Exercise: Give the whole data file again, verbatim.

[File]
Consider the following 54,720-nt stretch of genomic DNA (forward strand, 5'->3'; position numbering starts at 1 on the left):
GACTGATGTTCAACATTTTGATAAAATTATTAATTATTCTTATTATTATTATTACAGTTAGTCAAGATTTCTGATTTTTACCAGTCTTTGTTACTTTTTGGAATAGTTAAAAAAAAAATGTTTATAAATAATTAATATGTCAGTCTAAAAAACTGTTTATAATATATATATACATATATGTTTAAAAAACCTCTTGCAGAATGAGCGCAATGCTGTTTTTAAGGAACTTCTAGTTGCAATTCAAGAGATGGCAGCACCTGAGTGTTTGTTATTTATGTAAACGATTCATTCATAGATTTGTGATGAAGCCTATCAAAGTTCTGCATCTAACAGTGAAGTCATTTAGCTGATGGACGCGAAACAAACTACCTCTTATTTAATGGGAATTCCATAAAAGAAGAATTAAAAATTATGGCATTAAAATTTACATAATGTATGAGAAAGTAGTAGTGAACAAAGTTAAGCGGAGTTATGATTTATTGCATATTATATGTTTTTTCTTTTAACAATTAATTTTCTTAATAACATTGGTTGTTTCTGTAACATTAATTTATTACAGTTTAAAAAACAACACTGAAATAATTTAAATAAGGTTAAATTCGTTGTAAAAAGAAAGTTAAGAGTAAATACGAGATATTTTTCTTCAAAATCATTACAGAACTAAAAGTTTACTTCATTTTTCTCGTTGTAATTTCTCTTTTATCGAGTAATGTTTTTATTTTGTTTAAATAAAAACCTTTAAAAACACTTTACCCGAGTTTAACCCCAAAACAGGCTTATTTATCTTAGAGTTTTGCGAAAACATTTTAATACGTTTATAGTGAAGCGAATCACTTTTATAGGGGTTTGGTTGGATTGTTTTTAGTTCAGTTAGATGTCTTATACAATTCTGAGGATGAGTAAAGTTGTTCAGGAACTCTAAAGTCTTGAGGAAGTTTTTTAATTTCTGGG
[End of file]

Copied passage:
Consider the following 54,720-nt stretch of genomic DNA (forward strand, 5'->3'; position numbering starts at 1 on the left):
GACTGATGTTCAACATTTTGATAAAATTATTAATTATTCTTATTATTATTATTACAGTTAGTCAAGATTTCTGATTTTTACCAGTCTTTGTTACTTTTTGGAATAGTTAAAAAAAAAATGTTTATAAATAATTAATATGTCAGTCTAAAAAACTGTTTATAATATATATATACATATATGTTTAAAAAACCTCTTGCAGAATGAGCGCAATGCTGTTTTTAAGGAACTTCTAGTTGCAATTCAAGAGATGGCAGCACCTGAGTGTTTGTTATTTATGTAAACGATTCATTCATAGATTTGTGATGAAGCCTATCAAAGTTCTGCATCTAACAGTGAAGTCATTTAGCTGATGGACGCGAAACAAACTACCTCTTATTTAATGGGAATTCCATAAAAGAAGAATTAAAAATTATGGCATTAAAATTTACATAATGTATGAGAAAGTAGTAGTGAACAAAGTTAAGCGGAGTTATGATTTATTGCATATTATATGTTTTTTCTTTTAACAATTAATTTTCTTAATAACATTGGTTGTTTCTGTAACATTAATTTATTACAGTTTAAAAAACAACACTGAAATAATTTAAATAAGGTTAAATTCGTTGTAAAAAGAAAGTTAAGAGTAAATACGAGATATTTTTCTTCAAAATCATTACAGAACTAAAAGTTTACTTCATTTTTCTCGTTGTAATTTCTCTTTTATCGAGTAATGTTTTTATTTTGTTTAAATAAAAACCTTTAAAAACACTTTACCCGAGTTTAACCCCAAAACAGGCTTATTTATCTTAGAGTTTTGCGAAAACATTTTAATACGTTTATAGTGAAGCGAATCACTTTTATAGGGGTTTGGTTGGATTGTTTTTAGTTCAGTTAGATGTCTTATACAATTCTGAGGATGAGTAAAGTTGTTCAGGAACTCTAAAGTCTTGAGGAAGTTTTTTAATTTCTGGG